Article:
Let’s Get Serious About Capping Car Speeds in Crowded Cities

There's no reason that cars in urban areas should be capable of traveling more than 20 mph.

Video still: WCBS
Video still: WCBS

Tuesday’s truck attack on the southern end of the West Side Greenway was hard to process. The harm was great — 8 people dead, about a dozen seriously injured. And the victims were assaulted in a place that’s supposed to be a refuge from the stress and aggression of typical city streets.

The West Side Greenway is where you go to breathe salty Hudson River air and watch the sun set over New Jersey. It’s the New York City bike path where cars intrude the least, where someone who’s not quite confident enough to brave the streets on a bike can find their legs. It’s the kind of place where you can let your guard down a little and relax the heightened sense of alertness you have to carry near motor traffic.

Saifullo Saipov violated that sense of security. And it’s infuriating to know that, like so much vehicular violence, his attack was preventable.

When I first heard that a truck driver had hit people on the greenway, I thought of Eric Ng. On December 1, 2006, Eric was struck and killed by Eugenio Cidron on the West Side Greenway. Cidron was driving drunk after a night out at Chelsea Piers and managed to travel a mile on what is supposed to be a car-free path. Afterward, Transportation Alternatives called for measures to prevent motorists from driving on the greenway.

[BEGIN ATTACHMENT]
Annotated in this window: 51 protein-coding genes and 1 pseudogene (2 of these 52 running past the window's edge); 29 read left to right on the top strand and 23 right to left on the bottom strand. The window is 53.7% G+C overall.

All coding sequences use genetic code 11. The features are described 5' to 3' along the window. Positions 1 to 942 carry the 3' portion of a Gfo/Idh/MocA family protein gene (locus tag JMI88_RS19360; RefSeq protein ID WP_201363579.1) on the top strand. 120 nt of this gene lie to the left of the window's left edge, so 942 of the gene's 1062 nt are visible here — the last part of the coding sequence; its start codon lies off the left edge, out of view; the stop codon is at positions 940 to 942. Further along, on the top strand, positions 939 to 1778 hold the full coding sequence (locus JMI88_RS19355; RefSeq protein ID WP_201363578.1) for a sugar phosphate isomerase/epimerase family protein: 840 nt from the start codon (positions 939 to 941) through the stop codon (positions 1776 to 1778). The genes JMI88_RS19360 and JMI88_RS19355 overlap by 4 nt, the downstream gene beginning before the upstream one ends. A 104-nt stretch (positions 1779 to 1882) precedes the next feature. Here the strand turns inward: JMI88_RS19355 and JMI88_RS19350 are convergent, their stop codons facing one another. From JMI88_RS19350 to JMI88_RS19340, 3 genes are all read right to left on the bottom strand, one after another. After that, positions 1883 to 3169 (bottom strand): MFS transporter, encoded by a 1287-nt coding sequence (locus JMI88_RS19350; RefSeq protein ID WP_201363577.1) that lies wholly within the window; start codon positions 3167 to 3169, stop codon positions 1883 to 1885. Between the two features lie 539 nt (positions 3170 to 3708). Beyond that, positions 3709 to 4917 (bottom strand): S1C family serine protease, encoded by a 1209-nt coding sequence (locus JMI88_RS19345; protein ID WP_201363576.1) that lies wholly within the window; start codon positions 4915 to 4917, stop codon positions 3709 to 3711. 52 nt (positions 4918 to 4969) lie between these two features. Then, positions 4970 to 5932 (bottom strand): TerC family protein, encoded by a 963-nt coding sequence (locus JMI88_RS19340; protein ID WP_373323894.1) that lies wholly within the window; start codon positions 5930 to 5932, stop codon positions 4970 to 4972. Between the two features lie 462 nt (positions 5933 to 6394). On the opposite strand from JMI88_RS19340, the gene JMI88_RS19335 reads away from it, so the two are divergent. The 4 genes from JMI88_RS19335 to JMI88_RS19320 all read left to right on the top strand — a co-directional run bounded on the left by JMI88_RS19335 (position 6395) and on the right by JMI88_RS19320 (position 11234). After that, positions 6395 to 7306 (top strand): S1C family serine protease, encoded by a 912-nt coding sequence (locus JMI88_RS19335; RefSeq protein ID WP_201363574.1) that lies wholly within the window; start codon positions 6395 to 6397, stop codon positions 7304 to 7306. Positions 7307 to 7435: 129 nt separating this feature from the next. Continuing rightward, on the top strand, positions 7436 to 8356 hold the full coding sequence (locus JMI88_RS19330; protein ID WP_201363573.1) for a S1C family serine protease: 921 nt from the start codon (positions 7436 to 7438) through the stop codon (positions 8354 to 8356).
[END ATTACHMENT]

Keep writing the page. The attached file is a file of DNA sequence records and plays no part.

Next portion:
To this day, however, many entry points to the greenway remain vulnerable to unauthorized motor vehicle access. Some posts that guard the greenway are flimsy and pose no physical obstacle to cars or trucks. They’re just suggestions. It’s a scandal that the agencies in charge of the greenway have let these vulnerabilities persist for years.

As more details emerged about the violence and it became clear that Saipov had acted with deliberate malice, sturdier bollards on the greenway still seemed necessary — but not nearly sufficient to prevent similar attacks. Stopping the next vehicle rammer — and NYC has already been victimized by two this year — is not something that street design alone can guarantee.

In New York, we should absolutely be designing safer greenways. We should be making more streets safely accessible to people walking or biking and off-limits to people in motor vehicles. We should be doing these things because space is precious and it makes no sense to let cars crowd out healthier, cheaper, more enjoyable ways to get around. But there are limits to car-free street networks as a preventive safety measure.

In a large, crowded city there will always be points in the transportation network where large numbers of people are exposed to the path of motor vehicles. Any crosswalk on a major Midtown avenue, for instance, is susceptible to people who want to do what Saifullo Saipov, Richard Rojas, and James Alex Fields have done, and bollards are not an option there.

The fundamental weakness that these attackers exploited is not the absence of physical barriers. It’s our willingness to allow vehicles capable of lethal speeds to occupy the same space as large numbers of unprotected human beings. We’ve grown acclimated to living in close proximity to vehicles that can be driven 70, 80 mph or faster, even though there’s no reason that cars in crowded cities should be capable of traveling more than 20 mph.